By Budd Bailey, Buffalo Sports Page Columnist

A team from New England beat a team from Buffalo this weekend.

No, it didn’t happen in football. It took place in women’s hockey. Twice.

Just like in football, that’s no disgrace. The Boston Pride has been beating everyone this season in the National Women’s Hockey League.

The Pride improved to 13-0-0 with a 4-2 win over the Buffalo Beauts at the Northtown Center in Amherst on Sunday afternoon. It came less than 24 hours after Boston won a 4-3 overtime decision over the Beauts (6-5-1). That’s as close as anyone has come to beating the Pride this season.

“Buffalo is a good, strong team,” Boston coach Paul Mara said. “Any time you come up here and get two wins in Buffalo is a great job. It’s a hard place to play, it’s a hard trip. To come up here and get four points is great for us.”

That’s certainly true from the Pride’s perspective. But it certainly points out a problem for the NWHL as it continues to go through growing pains of establishing the sport of women’s pro hockey. There are five teams in the league this season. Boston is unbeaten, Connecticut is winless, and the other three teams are in between. That means the result almost seems predetermined before the first puck is dropped in a large percentage of the league’s games. A little more parity would be nice.

Beauts coach Pete Perran knows what the standings say, and realizes it’s not an ideal situation. He thinks the records are deceptive in one sense.

“I’m going to give Connecticut a little bit of credit here,” he said. “I think they are one or two players away. It’s a depth problem. It’s not a skill problem – they have tons of skill and talent. Some depth is just missing. A couple of bodies changes that dynamic. I think they are closer than the stats would show.”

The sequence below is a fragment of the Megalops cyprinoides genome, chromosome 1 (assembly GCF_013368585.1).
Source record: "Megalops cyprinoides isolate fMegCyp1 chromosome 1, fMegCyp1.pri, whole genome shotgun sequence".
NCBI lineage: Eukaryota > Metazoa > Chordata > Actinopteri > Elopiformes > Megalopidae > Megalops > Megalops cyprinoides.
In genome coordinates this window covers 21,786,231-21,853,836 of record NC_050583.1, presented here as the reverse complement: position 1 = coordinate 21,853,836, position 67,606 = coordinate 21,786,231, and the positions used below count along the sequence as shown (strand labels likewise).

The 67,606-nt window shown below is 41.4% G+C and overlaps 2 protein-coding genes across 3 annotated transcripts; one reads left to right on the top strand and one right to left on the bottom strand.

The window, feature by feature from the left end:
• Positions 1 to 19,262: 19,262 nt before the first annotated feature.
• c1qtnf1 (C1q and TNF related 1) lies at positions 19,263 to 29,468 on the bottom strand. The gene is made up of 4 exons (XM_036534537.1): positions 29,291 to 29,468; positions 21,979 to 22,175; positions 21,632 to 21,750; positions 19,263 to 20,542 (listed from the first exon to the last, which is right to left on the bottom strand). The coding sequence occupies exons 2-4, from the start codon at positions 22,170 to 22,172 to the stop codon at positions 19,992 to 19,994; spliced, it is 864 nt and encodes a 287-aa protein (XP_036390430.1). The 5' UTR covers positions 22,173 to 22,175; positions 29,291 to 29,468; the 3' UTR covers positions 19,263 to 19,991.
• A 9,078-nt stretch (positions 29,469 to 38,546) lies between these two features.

A loaded roster

Meanwhile, there is no deception at the top of the league. It takes only a period to know that the Pride is loaded with skill this season, relatively speaking.

“Paul really has this team clicking,” Perran said. “One of the things they do that frustrates teams is that they stretch their players. The stretch pass was killing us the first three games. We implemented a strategy to not let them get behind us. That’s where their strength is. Their speed and skill can be deadly when they get odd-man breaks.”

Coaching an unbeaten team isn’t as easy as it sounds. It comes with some unique challenges. The won-loss record isn’t a measuring stick for success, like it usually is. Try telling players that they need to improve on perfection.

“We don’t want to get complacent in any game, any practice,” Mara said. “We’re trying to keep improving every day. We know that every other team is going to get better. We have to continue to do that. The playoff system in this league is one game (per round), so anything can happen. We need to peak in the right time in March.”

Then there’s the matter of keeping all of the players motivated. So far, that hasn’t been a problem for the Pride.